Lot No. 17


Jan Brueghel II


(Antwerp 1601–1678)
Mixed flowers in a basket with a tazza nearby,
oil on panel, 59 x 86.5 cm, framed

Provenance:
Private collection, Switzerland;
where bought by the present owners in the 1980s;
Private collection, Belgium

Literature:
E. Greindl, Les Peintres flamands de nature morte au XVIIième siècle, Bussels 1983, p.152 and 154, no. 79;
M.-L. Hairs, Les Peintres flamands de fleurs au XVIIième siècle, Brussels 1985, p. 96 and 98, no. 24

Contrary to Edith Greindl and Marie-Louise Hairs, both of whom identified the present painting as a work by Jan Brueghel I in their certificates and published it accordingly, Klaus Ertz regards the painting to be an authentic work by Jan Brueghel II. In his certificate from September 1986 he writes: ‘This painting can be said to be in excellent condition. The colours give a brilliant impression. The paints have been applied thickly in the impasto technique, and I could not detect any thinned areas resulting from overly sharp cleaning. I was unable to notice any retouches or overpainting with the naked eye, i.e. without the aid of technical instruments […]. Unlike Edith Greindl […] I am convinced that this painting was made by his son, Jan Brueghel the Younger, who obviously borrowed from an original by the hand of his father that has unfortunately remained unknown to me. In my catalogue raisonné of the paintings by Jan Brueghel the Elder (Ertz 1979, pp. 294ff., figs. 368–370) I already listed three closely related flower still lifes that in my opinion, although of outstanding quality, do not betray the features typical of Jan I.’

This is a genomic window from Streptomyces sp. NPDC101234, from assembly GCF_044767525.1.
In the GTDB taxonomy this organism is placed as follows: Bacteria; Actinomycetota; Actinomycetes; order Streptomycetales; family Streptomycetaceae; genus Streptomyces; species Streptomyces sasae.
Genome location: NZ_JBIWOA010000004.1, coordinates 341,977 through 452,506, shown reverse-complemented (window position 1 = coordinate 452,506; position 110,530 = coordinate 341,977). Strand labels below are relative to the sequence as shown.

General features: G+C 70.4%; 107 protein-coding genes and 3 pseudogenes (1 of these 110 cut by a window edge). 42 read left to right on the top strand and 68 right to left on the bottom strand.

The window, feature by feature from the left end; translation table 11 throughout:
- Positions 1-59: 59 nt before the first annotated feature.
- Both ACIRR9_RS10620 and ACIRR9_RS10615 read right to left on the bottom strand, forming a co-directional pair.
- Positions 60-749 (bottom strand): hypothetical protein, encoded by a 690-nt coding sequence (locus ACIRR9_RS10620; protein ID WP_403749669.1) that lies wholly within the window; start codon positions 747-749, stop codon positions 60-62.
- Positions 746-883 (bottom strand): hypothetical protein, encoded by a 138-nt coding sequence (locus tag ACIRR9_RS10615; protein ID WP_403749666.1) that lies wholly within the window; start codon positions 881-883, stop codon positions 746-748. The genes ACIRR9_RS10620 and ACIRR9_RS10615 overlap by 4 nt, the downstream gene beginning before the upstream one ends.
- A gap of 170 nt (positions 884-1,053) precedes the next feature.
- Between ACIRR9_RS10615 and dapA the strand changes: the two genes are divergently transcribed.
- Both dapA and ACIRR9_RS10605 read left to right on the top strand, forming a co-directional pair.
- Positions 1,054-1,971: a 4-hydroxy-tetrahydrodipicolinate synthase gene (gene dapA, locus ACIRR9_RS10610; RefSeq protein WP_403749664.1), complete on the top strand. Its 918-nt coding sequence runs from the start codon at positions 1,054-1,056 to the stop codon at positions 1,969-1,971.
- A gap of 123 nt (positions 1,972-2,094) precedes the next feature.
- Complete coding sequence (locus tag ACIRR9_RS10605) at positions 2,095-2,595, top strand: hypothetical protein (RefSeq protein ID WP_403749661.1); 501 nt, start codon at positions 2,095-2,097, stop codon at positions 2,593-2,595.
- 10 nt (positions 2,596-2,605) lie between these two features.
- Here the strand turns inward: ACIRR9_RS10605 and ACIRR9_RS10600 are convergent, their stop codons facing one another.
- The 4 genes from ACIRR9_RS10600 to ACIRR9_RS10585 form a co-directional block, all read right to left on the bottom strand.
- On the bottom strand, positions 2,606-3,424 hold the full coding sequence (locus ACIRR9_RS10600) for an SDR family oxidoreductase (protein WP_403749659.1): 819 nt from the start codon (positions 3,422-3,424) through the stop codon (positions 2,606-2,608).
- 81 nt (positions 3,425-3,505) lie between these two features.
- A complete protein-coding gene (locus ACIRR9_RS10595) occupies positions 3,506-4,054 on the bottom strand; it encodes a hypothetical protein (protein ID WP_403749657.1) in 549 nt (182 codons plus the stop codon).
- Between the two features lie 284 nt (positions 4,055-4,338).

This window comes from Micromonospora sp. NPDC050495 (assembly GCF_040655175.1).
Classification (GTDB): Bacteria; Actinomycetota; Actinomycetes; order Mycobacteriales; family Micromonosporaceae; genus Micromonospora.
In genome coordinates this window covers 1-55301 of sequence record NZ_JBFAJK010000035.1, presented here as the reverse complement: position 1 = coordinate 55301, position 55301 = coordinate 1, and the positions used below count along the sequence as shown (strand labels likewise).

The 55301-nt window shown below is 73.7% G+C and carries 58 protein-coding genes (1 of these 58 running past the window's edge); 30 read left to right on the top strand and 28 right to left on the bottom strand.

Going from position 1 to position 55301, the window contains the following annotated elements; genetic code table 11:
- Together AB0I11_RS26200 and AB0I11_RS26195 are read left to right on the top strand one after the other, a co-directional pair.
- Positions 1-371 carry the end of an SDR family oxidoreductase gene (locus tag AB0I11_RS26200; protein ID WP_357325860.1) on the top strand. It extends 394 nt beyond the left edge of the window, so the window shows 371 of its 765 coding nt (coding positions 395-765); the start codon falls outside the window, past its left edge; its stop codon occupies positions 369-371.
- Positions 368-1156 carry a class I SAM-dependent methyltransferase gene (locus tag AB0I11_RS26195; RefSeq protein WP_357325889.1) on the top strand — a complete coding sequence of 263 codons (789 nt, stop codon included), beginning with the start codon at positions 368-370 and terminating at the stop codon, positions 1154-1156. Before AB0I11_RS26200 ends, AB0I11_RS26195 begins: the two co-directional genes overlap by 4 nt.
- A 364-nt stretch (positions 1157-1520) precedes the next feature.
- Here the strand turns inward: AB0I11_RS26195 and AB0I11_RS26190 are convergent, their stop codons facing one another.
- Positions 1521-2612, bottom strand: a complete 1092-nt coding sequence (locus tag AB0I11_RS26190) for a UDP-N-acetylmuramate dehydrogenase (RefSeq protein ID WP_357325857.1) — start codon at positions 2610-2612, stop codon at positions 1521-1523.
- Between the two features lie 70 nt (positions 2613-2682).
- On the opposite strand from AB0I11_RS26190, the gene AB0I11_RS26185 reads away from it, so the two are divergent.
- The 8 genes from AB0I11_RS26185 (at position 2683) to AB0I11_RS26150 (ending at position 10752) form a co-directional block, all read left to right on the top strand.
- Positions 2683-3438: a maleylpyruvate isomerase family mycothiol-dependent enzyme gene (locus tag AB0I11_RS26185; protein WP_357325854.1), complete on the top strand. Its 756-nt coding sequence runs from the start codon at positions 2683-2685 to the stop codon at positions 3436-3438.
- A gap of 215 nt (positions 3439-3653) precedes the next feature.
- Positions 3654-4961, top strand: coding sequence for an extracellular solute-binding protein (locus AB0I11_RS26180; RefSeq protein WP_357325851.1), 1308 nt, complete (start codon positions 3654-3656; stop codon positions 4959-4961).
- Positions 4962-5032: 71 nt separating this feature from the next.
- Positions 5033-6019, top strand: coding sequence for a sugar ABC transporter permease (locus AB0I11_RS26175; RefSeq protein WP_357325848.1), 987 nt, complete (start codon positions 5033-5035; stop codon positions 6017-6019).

Ertz mentions three comparable paintings by Jan Brueghel the Younger published by him (see K. Ertz, Jan Brueghel der Jüngere, Freren 1984) which are similar in terms of composition, individual motifs, and colouring:

(1) Bowl of Flowers (Museo del Prado, Madrid, 1630s, Ertz 1984, cat. no. 284, ill.);
(2) Still Life with Flower Basket and Goblet (formerly Aardenne Collection, Dordrecht, 1630s, Ertz 1984, cat. no. 287, ill.);